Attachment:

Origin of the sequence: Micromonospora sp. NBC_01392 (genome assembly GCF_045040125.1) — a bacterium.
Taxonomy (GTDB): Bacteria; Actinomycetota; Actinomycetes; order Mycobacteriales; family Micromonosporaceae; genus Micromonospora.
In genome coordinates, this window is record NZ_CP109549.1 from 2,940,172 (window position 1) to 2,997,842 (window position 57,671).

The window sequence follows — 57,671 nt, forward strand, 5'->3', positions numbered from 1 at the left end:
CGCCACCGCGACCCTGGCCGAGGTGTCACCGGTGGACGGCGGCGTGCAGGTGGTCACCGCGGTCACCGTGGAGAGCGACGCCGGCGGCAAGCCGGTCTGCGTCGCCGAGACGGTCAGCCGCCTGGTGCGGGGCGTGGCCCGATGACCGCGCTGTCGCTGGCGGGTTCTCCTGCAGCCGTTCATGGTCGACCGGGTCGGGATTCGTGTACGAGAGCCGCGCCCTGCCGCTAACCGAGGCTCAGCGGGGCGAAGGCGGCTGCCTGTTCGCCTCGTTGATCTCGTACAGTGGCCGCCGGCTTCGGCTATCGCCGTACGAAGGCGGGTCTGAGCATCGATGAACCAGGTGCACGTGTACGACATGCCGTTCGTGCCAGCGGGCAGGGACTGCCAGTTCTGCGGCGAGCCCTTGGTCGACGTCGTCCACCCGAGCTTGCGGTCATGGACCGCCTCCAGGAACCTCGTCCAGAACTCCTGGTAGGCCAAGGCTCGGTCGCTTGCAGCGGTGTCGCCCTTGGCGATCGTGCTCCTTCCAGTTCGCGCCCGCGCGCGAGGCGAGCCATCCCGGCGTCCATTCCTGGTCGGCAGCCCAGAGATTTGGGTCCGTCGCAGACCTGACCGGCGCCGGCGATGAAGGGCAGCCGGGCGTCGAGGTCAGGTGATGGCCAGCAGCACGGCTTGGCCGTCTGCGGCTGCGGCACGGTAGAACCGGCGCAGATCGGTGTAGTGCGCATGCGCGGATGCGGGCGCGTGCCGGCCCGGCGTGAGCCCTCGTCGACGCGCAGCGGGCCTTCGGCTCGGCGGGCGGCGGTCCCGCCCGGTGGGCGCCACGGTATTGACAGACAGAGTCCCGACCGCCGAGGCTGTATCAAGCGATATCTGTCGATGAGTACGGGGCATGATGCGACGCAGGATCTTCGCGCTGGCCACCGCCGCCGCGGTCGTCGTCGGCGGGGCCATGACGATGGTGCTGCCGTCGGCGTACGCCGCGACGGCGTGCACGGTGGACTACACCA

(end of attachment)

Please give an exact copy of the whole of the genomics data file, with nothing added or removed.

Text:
Origin of the sequence: Micromonospora sp. NBC_01392 (genome assembly GCF_045040125.1) — a bacterium.
Taxonomy (GTDB): Bacteria; Actinomycetota; Actinomycetes; order Mycobacteriales; family Micromonosporaceae; genus Micromonospora.
In genome coordinates, this window is record NZ_CP109549.1 from 2,940,172 (window position 1) to 2,997,842 (window position 57,671).

The window sequence follows — 57,671 nt, forward strand, 5'->3', positions numbered from 1 at the left end:
CGCCACCGCGACCCTGGCCGAGGTGTCACCGGTGGACGGCGGCGTGCAGGTGGTCACCGCGGTCACCGTGGAGAGCGACGCCGGCGGCAAGCCGGTCTGCGTCGCCGAGACGGTCAGCCGCCTGGTGCGGGGCGTGGCCCGATGACCGCGCTGTCGCTGGCGGGTTCTCCTGCAGCCGTTCATGGTCGACCGGGTCGGGATTCGTGTACGAGAGCCGCGCCCTGCCGCTAACCGAGGCTCAGCGGGGCGAAGGCGGCTGCCTGTTCGCCTCGTTGATCTCGTACAGTGGCCGCCGGCTTCGGCTATCGCCGTACGAAGGCGGGTCTGAGCATCGATGAACCAGGTGCACGTGTACGACATGCCGTTCGTGCCAGCGGGCAGGGACTGCCAGTTCTGCGGCGAGCCCTTGGTCGACGTCGTCCACCCGAGCTTGCGGTCATGGACCGCCTCCAGGAACCTCGTCCAGAACTCCTGGTAGGCCAAGGCTCGGTCGCTTGCAGCGGTGTCGCCCTTGGCGATCGTGCTCCTTCCAGTTCGCGCCCGCGCGCGAGGCGAGCCATCCCGGCGTCCATTCCTGGTCGGCAGCCCAGAGATTTGGGTCCGTCGCAGACCTGACCGGCGCCGGCGATGAAGGGCAGCCGGGCGTCGAGGTCAGGTGATGGCCAGCAGCACGGCTTGGCCGTCTGCGGCTGCGGCACGGTAGAACCGGCGCAGATCGGTGTAGTGCGCATGCGCGGATGCGGGCGCGTGCCGGCCCGGCGTGAGCCCTCGTCGACGCGCAGCGGGCCTTCGGCTCGGCGGGCGGCGGTCCCGCCCGGTGGGCGCCACGGTATTGACAGACAGAGTCCCGACCGCCGAGGCTGTATCAAGCGATATCTGTCGATGAGTACGGGGCATGATGCGACGCAGGATCTTCGCGCTGGCCACCGCCGCCGCGGTCGTCGTCGGCGGGGCCATGACGATGGTGCTGCCGTCGGCGTACGCCGCGACGGCGTGCACGGTGGACTACACCA